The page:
“@WFSteve: the puppet sounds like @AlanCarr strapped to a car engine #oneandother”, said the next Tweet.
The artist took a moment to brief his notes, but the wind kept catching them, tearing them jerkily from his view. “Guess where I’m going at the end of the month”, he quizzed. “I’m going to see Miiiiichael Jackson at the O2 Arena”.
“He knows he should have edited that one out #oneandother #mj”, came the Tweet with all the critical immediacy of Twitter.
“This is worse than that polka guy in Good Morning Vietnam. Pleeeease make him stooooop”. The businessman had clearly had enough. His hands shielded his ears from any more onslaught. His bent-double posture took him a merciful torso-distance further from the source. Staggering into his neighbours took him marginally further. “Oh God. Dear snipers. If you can get a clean shot, please, please take it”, he hypothetically prayed.
“Clean shot, or just wing him. Don’t care, as long as it shuts him up”. Grandma had overheard.
The artist sensed some unrest in his audience but he couldn’t pinpoint the source. He heard mumblings, but no constructive criticism with which to tailor his performance. “I have no idea what you’re trying to say”, he offered.
“Most likely because you’re squawking so loudly”, Grandma spat out.
Her words and the general clamour were droned out by the whir, whir, whir of the helicopter that had suddenly appeared from behind the National Portrait Gallery to circle overhead. It was loud enough to be picked up on the live video web-feed. “@JFDerry Hoping it’s got shit-seeking missiles on board”. Tweet hate.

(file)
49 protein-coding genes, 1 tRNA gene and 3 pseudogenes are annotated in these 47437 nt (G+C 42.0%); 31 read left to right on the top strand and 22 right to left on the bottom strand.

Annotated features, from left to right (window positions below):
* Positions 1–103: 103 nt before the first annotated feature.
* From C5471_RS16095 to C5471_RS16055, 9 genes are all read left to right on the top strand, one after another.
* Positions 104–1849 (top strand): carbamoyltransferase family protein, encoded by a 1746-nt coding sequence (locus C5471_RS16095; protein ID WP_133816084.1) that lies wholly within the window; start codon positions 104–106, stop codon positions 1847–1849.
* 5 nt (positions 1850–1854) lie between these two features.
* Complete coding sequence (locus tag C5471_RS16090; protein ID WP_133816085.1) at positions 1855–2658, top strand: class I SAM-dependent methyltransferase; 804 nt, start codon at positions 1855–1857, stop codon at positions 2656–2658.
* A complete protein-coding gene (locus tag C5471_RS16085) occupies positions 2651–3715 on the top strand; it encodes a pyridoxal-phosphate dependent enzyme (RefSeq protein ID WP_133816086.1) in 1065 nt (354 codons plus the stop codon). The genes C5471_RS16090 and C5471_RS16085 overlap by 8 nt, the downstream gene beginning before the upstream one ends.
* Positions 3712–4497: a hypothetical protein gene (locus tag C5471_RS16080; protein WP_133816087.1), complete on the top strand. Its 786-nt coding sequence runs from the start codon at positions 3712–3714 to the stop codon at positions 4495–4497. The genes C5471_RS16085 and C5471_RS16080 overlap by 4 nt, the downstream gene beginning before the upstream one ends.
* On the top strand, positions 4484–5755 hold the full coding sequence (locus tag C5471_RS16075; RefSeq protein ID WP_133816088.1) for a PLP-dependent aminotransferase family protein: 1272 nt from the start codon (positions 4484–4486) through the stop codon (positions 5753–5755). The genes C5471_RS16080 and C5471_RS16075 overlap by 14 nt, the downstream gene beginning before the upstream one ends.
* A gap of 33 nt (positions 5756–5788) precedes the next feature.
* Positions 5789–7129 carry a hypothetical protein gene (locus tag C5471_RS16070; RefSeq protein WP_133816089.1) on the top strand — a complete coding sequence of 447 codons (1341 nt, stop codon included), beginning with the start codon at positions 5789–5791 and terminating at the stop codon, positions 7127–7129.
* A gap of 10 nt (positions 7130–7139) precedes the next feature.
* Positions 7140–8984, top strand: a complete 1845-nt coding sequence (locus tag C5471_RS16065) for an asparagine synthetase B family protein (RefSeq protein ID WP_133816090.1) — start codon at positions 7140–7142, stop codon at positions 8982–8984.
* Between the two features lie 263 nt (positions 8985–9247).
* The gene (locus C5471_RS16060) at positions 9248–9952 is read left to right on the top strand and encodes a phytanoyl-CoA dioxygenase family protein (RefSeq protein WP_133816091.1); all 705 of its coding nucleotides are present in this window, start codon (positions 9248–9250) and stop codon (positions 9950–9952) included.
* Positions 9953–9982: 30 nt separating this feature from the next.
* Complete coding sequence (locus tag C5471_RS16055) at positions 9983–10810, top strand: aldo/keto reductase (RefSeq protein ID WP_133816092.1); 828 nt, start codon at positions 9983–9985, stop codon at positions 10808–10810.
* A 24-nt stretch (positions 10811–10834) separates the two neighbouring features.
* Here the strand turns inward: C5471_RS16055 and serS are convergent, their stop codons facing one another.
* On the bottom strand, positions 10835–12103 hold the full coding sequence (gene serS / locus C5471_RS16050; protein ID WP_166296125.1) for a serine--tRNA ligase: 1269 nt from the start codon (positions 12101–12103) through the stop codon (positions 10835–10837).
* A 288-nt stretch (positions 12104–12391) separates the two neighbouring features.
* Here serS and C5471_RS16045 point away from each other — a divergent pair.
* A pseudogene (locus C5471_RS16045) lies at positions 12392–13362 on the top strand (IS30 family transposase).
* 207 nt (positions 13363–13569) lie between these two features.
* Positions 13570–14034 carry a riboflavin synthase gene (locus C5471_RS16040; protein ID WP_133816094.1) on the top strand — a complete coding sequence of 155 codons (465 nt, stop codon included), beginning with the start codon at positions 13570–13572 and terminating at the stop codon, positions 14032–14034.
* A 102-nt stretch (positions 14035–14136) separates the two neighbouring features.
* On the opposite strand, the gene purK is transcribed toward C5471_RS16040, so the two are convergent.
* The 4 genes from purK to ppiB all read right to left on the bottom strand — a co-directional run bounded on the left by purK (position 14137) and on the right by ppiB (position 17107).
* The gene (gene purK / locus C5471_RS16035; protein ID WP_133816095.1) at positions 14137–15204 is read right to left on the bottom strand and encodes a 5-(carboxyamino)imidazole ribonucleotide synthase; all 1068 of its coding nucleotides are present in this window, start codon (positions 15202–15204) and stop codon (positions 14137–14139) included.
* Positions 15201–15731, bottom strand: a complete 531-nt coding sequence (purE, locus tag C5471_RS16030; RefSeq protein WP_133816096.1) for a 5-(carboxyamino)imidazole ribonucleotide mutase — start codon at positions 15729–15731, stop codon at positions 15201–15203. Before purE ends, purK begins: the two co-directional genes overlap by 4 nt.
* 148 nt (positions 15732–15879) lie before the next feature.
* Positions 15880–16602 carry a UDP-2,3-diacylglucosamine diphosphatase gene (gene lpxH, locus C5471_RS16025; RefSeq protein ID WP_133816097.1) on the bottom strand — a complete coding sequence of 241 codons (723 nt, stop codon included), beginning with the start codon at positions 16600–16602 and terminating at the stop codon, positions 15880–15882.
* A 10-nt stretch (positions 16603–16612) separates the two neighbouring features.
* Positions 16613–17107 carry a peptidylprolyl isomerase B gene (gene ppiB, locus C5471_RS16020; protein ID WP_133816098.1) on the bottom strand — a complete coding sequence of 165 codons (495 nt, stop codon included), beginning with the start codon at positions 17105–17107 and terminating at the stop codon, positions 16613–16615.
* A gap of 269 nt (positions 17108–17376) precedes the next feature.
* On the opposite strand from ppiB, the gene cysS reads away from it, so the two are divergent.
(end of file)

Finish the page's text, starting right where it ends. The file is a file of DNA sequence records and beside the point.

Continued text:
Twitter love: “@jbdrier: Stop being a dick, @JFDerry, I’d like to see how interesting you are up there”. “@meowme:: @JFDerry you iz dick. leave hm alone, hes got some guts! and hes fucking hilarious so.. :)”.
The artist obviously had friends out there.
Ping! Ping! Ping!
“@Scythe137: @JFDerry Fuck you twat, love to see how amazing you would be up there. You’re an outrage”. “jbdrier: For all those wondering, … @JFDerry … balls to go up there themselves…”. “DrBunjy: @JFDerry who gives a fuck about what you think hahaha”.
Ha ha, indeed.
“@hattijaquesex: @JFDerry is a cunt”. “DonisaFuckinShambles: @JFDerry If its offending your eyes/ears so much just dont watch it. dont be such complete and utter cunt about it”.
A trend was emerging. Criticism of this particular plinthian appeared to be riling the young set. What a sensitive lot they seemed to be. “@JFDerry: I seem to be taking some flak off the young set. must have thin skins.”
“@jerzycoke: we haven’t got thin skins, we just resent people insulting our friend when he has the bravado to expose himself in such a way!”. “Drbunjy: @JFDerry its not that we have thin skins, its more that for some reason you think you have some sort of worthy opinion on a friend of ours”. “@jbdrier: @JFDerry We just know opinionated cocks when we see them”. “@JFDerry, as much as I’d like to puke on you, it looks like somebody already did. Stop being absolute dickhead. TA.”.
‘Thin skins’ clearly not the answer then. Whatever was proving vexatious to youthful sensibilities, at least they were being polite about it. And notably, beyond all stereotypical expectation, they were motivated. How long have teenagers been accused of disinterest? Put a guy with a puppet on a plinth and suddenly the blood boils, suddenly the youth have a cause to get fucking infuriated about. It was Vietnam all over again. Well, almost. But they did have a voice. A squeeky, nasaly, whinely-winging voice.
Out of nowhere, Charles Saatchi, Damien Hirst and Tracey Emin wandered past, on their way back from doing lunch. They are instantly recognised and the crowd quickly peal away leaving the unknown performer on the plinth in favour of the fame trail.
“Hey Britain!”, the performer cries, “where are you going? Don’t follow them just ‘cos their famous. Give me a Cheeeeeeeeekyyyy”. But not a single sole turned round. They were too enraptured to hear the pleas from the plinth. Tripping and skipping they ran merrily after the wonderful triptych on display before them, flowing as one they rounded Nelson’s Column and disappeared from view. They were lost to the intoxicating lure of celebrity.
“Now, that’s art”, said the puppet.